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the shortest resonating wave in a tube with one end closed is $\lamba/4$ a knot at the closed end and a maximum at the open end, so the tubelenght is $\lamba/4$ while in the open tube it is $\lamba/2$ but both have to be 24cm longer for the next occurring resonance


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Based on structx.com formula here: https://structx.com/Beam_Formulas_017.html This is the formula: There is fomula for other types (like cantilever etc as well): https://structx.com/beams.html


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It's a nice idea. Sadly it won't work but there is still some interesting physics involved. As a general rule resonance is only an efficient way to transfer energy to an object if that object has a high Q factor. A high Q factor means the energy supplied builds up and increases the amplitude of the oscillation, and this may get large enough to damage the ...


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There is a difference between cancer and a virus infection. A virus invades a cell and uses it to produce more virus. These go on to invade more cells. Many viruses reproduce so much that the cell bursts. To many dead cells kills the patient, or at least makes him sick. Cancer is a problem where the patient's cells malfunction. They reproduce ...


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Coronavirus does not have cells. For that matter - no viruses have cells since they are sub-cellular organisms that hijack others' cells to reproduce. (Note the difference with bacteria, which are cellular organisms.) A viral particle typically consists of a protein coat, the viral genome hidden inside, and some auxiliary proteins to launch replication of ...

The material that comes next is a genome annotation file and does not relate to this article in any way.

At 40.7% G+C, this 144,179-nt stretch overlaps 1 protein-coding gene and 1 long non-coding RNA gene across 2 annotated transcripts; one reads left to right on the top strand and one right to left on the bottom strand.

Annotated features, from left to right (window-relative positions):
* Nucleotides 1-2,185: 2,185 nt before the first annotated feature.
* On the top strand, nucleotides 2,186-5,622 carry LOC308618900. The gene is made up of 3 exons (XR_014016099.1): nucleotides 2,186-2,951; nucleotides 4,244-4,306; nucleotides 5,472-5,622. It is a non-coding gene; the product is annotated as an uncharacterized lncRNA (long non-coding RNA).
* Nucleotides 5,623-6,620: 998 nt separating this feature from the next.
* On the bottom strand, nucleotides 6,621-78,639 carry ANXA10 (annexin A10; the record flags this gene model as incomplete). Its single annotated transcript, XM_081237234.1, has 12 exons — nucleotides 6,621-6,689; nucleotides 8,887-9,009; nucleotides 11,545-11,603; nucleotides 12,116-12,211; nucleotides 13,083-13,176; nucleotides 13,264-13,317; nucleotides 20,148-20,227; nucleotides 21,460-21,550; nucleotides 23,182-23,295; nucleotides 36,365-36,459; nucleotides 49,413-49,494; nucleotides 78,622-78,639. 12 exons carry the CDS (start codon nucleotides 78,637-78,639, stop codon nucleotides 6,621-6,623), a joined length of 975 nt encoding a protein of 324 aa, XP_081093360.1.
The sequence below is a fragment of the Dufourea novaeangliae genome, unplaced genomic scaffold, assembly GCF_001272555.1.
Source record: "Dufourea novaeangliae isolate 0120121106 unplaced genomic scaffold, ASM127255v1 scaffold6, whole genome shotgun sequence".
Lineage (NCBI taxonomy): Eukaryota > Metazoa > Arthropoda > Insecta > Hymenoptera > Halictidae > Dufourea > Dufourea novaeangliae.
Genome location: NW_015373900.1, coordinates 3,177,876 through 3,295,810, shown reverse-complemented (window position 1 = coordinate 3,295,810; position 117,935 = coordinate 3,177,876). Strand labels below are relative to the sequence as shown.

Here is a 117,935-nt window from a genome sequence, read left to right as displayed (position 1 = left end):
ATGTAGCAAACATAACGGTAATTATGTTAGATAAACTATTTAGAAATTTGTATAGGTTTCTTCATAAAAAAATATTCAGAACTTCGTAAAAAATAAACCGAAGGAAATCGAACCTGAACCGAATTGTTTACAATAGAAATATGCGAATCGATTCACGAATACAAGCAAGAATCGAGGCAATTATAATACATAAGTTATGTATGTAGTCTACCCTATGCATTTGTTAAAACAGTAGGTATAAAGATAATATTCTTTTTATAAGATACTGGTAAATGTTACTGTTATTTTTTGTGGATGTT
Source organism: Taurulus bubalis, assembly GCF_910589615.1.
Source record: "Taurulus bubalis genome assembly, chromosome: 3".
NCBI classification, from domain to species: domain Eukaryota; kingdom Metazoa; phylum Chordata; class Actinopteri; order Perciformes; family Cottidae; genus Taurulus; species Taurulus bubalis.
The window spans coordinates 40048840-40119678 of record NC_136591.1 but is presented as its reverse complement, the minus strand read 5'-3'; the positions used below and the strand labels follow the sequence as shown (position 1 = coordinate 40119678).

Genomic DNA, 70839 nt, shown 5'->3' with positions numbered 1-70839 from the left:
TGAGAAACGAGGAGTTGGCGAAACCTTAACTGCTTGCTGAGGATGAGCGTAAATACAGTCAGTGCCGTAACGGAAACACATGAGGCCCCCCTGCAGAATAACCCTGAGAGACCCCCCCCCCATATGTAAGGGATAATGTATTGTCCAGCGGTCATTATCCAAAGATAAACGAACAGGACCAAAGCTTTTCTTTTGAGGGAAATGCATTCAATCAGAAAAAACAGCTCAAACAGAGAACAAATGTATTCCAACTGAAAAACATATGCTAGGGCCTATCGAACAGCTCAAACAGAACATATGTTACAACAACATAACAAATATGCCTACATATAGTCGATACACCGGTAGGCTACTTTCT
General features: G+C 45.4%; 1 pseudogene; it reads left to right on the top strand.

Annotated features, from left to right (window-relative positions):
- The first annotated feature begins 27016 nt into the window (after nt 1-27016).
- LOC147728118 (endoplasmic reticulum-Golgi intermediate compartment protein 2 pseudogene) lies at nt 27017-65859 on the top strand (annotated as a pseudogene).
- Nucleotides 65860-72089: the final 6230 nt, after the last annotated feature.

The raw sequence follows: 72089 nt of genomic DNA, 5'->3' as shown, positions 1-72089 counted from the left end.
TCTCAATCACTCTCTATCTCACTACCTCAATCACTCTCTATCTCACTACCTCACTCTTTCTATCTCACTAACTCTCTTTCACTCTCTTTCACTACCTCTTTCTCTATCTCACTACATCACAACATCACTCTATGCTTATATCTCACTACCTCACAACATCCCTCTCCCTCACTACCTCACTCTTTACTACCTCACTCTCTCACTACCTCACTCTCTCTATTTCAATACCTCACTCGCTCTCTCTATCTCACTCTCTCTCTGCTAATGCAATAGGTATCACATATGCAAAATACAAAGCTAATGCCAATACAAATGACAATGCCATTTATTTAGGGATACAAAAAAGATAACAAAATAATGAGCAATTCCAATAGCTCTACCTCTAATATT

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The theoretical method is Draw the shear force and bending moment diagram for the beam with the point load Calculate the curvature at any point from the bending moment Integrate the curvature twice to get the deflection You should find this in any textbook on "strength of materials" with a section on beam bending. The practical method is find a beam ...


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The plot has several flaws. At small $\omega \equiv \epsilon$ $I$ should have the following behavior: ($\delta = \epsilon/\omega_0$) $$ I \sim \frac{\epsilon\tau}{|\epsilon\tau|} \frac{1}{\sqrt{1+ \frac{\delta^4}{((1-\delta^2)\tau\epsilon)^2 }}} \approx \pm 1\cdot C \quad \text{at} \quad |\epsilon|\ll \omega_0 $$ (C is some appropriate constant), so the ...


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The complex impedance $Z$ of the parallel arrangement of the inductor $L$ and capacitor $C$ is $\dfrac 1 Z = j\omega C + \dfrac {1}{j\omega L} \Rightarrow Z = \dfrac{j\omega L}{1-\omega^2LC}$. You will note that as $\omega \to \sqrt LC$ then $|Z| \to \infty$ so it is not unreasonable that your analysis shows that as resonance is approached the current in ...


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Yes, it makes sense to have the plot with a minimum. Why would you plot for negative frequencies, anyway? The reason for this is that you plot the total current, the current in the main branch. What you have there is a parallel LC circuit. At resonance the impedance of this circuit becomes very large (ideally infinite) so the current in the main circuit ...


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